Chicago, IL —
Gay and lesbian couples in Illinois civil unions will be able to file their taxes 2011 jointly just as married spouses are currently allowed.
The Illinois Department of Revenue made the announcement on Monday.
"This victory is not about financial gain for same-sex civil union couples, but it's about making sure that they get all the benefits, protections, rights, and responsibilities that married couples get," said Bernard Cherkasov, CEO of Equality Illinois.
Since June when same-sex couples first started entering into civil unions, it was unclear how this new status would affect state tax policy.
Under the new guidelines issued by the Department of Revenue, same-sex couples in a civil union may elect to file state taxes as "married, filed jointly" or "married, filed separately" – the same options opposite-sex married couples may choose. If applicable, couples would check a box for "same-sex civil union return."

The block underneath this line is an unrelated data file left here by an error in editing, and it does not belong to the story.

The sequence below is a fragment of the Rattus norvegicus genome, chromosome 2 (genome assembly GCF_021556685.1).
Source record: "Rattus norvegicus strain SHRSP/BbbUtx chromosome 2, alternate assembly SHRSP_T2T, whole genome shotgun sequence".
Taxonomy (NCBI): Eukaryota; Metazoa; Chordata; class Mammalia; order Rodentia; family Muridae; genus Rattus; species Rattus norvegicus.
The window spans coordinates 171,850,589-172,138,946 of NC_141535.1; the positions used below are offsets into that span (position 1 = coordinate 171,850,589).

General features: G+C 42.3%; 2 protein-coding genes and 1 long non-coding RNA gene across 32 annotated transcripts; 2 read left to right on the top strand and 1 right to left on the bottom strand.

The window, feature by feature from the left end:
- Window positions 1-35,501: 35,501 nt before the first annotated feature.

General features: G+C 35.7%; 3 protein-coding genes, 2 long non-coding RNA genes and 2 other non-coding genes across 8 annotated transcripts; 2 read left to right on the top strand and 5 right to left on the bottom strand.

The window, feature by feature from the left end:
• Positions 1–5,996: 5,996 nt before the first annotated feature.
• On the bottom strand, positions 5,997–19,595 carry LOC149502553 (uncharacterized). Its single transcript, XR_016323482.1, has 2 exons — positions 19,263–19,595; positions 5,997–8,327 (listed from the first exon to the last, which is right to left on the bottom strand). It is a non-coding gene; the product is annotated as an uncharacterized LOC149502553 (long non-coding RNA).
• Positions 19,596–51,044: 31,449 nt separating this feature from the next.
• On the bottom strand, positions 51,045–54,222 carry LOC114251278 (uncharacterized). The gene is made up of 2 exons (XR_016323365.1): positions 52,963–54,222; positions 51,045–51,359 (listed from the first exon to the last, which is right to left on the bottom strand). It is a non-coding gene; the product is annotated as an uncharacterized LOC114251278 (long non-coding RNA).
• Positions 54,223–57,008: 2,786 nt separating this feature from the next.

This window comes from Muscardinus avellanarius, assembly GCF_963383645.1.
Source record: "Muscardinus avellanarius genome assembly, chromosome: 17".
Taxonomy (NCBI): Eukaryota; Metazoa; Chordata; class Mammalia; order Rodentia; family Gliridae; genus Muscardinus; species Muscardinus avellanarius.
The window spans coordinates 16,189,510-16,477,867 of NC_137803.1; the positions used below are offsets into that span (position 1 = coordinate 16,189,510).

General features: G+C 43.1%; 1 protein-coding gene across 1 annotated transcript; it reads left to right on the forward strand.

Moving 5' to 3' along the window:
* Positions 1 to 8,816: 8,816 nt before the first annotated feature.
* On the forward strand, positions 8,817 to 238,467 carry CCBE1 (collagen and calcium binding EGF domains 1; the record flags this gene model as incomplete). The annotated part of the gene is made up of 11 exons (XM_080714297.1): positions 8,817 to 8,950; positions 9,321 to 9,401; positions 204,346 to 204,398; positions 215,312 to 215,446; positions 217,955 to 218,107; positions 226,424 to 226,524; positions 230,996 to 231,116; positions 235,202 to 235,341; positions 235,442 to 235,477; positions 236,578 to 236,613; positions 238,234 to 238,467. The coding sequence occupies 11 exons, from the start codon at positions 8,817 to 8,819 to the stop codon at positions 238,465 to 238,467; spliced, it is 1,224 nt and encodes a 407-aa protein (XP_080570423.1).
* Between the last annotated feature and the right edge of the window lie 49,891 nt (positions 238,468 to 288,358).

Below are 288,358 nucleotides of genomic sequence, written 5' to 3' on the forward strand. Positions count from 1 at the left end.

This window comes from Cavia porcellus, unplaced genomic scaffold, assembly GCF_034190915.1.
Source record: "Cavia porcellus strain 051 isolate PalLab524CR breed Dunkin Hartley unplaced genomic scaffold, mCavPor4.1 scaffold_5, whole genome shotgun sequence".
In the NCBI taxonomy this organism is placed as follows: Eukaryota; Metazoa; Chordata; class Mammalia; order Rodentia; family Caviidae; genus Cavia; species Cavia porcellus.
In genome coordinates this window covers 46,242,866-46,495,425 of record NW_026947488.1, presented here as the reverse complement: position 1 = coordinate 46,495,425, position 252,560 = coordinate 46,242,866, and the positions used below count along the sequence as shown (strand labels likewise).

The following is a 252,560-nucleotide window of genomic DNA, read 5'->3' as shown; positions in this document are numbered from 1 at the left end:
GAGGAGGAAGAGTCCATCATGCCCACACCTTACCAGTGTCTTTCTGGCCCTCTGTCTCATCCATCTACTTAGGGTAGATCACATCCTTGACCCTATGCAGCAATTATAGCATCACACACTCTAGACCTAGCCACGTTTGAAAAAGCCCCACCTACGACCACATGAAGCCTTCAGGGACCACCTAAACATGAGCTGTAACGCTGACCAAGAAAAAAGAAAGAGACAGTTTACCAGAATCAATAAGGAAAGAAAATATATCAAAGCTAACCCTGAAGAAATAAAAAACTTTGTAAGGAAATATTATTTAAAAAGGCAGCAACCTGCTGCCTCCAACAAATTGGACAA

Residents of Illinois pay a flat 5 percent tax regardless of marital status, so gay and lesbian couples won't save money.
"It is always a positive step forward when Illinois grants further relationship recognition at another state agency," said Anthony Martinez, executive director of The Civil Rights Agenda.
Illinois becomes the tenth state, along with Washington, D.C., to allow same-sex couples to file joint state tax returns.
Since the federal government still doesn't recognize civil unions, couples will still have to file their federal taxes separately.
"We at The Civil Rights Agenda will continue to fight for same-gender marriage in Illinois and the repeal of the Defense of Marriage Act to ensure that same-gender couples will have the same rights and responsibilities as all couples, including the ability to file taxes jointly at the federal level," added Martinez.